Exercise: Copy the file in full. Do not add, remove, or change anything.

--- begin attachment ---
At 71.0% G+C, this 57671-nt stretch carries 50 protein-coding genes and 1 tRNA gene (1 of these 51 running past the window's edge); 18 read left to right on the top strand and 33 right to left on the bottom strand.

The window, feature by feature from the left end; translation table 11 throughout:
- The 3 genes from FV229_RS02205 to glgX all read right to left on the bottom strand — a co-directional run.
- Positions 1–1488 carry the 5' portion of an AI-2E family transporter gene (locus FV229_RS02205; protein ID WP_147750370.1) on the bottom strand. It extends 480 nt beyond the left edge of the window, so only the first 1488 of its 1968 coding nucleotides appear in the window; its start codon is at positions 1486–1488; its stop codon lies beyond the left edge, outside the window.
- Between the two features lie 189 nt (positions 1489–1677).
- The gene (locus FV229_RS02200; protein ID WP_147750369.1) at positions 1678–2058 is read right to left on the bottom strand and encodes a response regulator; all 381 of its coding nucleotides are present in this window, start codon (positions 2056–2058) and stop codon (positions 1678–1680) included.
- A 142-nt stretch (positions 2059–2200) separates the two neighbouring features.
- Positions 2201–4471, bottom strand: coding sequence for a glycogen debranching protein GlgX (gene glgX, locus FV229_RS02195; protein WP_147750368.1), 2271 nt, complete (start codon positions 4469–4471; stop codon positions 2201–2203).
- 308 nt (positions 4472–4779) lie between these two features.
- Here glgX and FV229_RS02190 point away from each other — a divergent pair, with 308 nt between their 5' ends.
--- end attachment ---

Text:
At 71.0% G+C, this 57671-nt stretch carries 50 protein-coding genes and 1 tRNA gene (1 of these 51 running past the window's edge); 18 read left to right on the top strand and 33 right to left on the bottom strand.

The window, feature by feature from the left end; translation table 11 throughout:
- The 3 genes from FV229_RS02205 to glgX all read right to left on the bottom strand — a co-directional run.
- Positions 1–1488 carry the 5' portion of an AI-2E family transporter gene (locus FV229_RS02205; protein ID WP_147750370.1) on the bottom strand. It extends 480 nt beyond the left edge of the window, so only the first 1488 of its 1968 coding nucleotides appear in the window; its start codon is at positions 1486–1488; its stop codon lies beyond the left edge, outside the window.
- Between the two features lie 189 nt (positions 1489–1677).
- The gene (locus FV229_RS02200; protein ID WP_147750369.1) at positions 1678–2058 is read right to left on the bottom strand and encodes a response regulator; all 381 of its coding nucleotides are present in this window, start codon (positions 2056–2058) and stop codon (positions 1678–1680) included.
- A 142-nt stretch (positions 2059–2200) separates the two neighbouring features.
- Positions 2201–4471, bottom strand: coding sequence for a glycogen debranching protein GlgX (gene glgX, locus FV229_RS02195; protein WP_147750368.1), 2271 nt, complete (start codon positions 4469–4471; stop codon positions 2201–2203).
- 308 nt (positions 4472–4779) lie between these two features.
- Here glgX and FV229_RS02190 point away from each other — a divergent pair, with 308 nt between their 5' ends.